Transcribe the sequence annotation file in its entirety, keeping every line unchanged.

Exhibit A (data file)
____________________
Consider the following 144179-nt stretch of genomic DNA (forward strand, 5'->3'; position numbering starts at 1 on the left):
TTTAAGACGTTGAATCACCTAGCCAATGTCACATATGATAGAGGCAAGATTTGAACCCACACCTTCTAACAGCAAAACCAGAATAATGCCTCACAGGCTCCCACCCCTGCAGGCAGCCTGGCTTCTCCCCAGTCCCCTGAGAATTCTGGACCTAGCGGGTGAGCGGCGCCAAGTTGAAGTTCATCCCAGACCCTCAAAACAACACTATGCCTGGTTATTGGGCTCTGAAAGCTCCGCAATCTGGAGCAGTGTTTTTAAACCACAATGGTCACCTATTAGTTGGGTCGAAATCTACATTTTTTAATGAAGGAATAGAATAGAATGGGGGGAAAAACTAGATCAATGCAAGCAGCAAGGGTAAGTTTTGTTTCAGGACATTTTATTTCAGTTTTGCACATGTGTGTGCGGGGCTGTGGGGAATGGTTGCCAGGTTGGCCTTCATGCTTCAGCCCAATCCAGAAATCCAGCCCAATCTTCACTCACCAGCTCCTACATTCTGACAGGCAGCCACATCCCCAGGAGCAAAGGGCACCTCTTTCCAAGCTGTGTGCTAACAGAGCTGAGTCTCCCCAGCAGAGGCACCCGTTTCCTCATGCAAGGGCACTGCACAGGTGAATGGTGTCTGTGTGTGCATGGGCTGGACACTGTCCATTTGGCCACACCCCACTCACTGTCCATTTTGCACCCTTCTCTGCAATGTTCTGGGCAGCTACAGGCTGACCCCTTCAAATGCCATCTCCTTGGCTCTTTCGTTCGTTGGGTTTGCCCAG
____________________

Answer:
Consider the following 144179-nt stretch of genomic DNA (forward strand, 5'->3'; position numbering starts at 1 on the left):
TTTAAGACGTTGAATCACCTAGCCAATGTCACATATGATAGAGGCAAGATTTGAACCCACACCTTCTAACAGCAAAACCAGAATAATGCCTCACAGGCTCCCACCCCTGCAGGCAGCCTGGCTTCTCCCCAGTCCCCTGAGAATTCTGGACCTAGCGGGTGAGCGGCGCCAAGTTGAAGTTCATCCCAGACCCTCAAAACAACACTATGCCTGGTTATTGGGCTCTGAAAGCTCCGCAATCTGGAGCAGTGTTTTTAAACCACAATGGTCACCTATTAGTTGGGTCGAAATCTACATTTTTTAATGAAGGAATAGAATAGAATGGGGGGAAAAACTAGATCAATGCAAGCAGCAAGGGTAAGTTTTGTTTCAGGACATTTTATTTCAGTTTTGCACATGTGTGTGCGGGGCTGTGGGGAATGGTTGCCAGGTTGGCCTTCATGCTTCAGCCCAATCCAGAAATCCAGCCCAATCTTCACTCACCAGCTCCTACATTCTGACAGGCAGCCACATCCCCAGGAGCAAAGGGCACCTCTTTCCAAGCTGTGTGCTAACAGAGCTGAGTCTCCCCAGCAGAGGCACCCGTTTCCTCATGCAAGGGCACTGCACAGGTGAATGGTGTCTGTGTGTGCATGGGCTGGACACTGTCCATTTGGCCACACCCCACTCACTGTCCATTTTGCACCCTTCTCTGCAATGTTCTGGGCAGCTACAGGCTGACCCCTTCAAATGCCATCTCCTTGGCTCTTTCGTTCGTTGGGTTTGCCCAG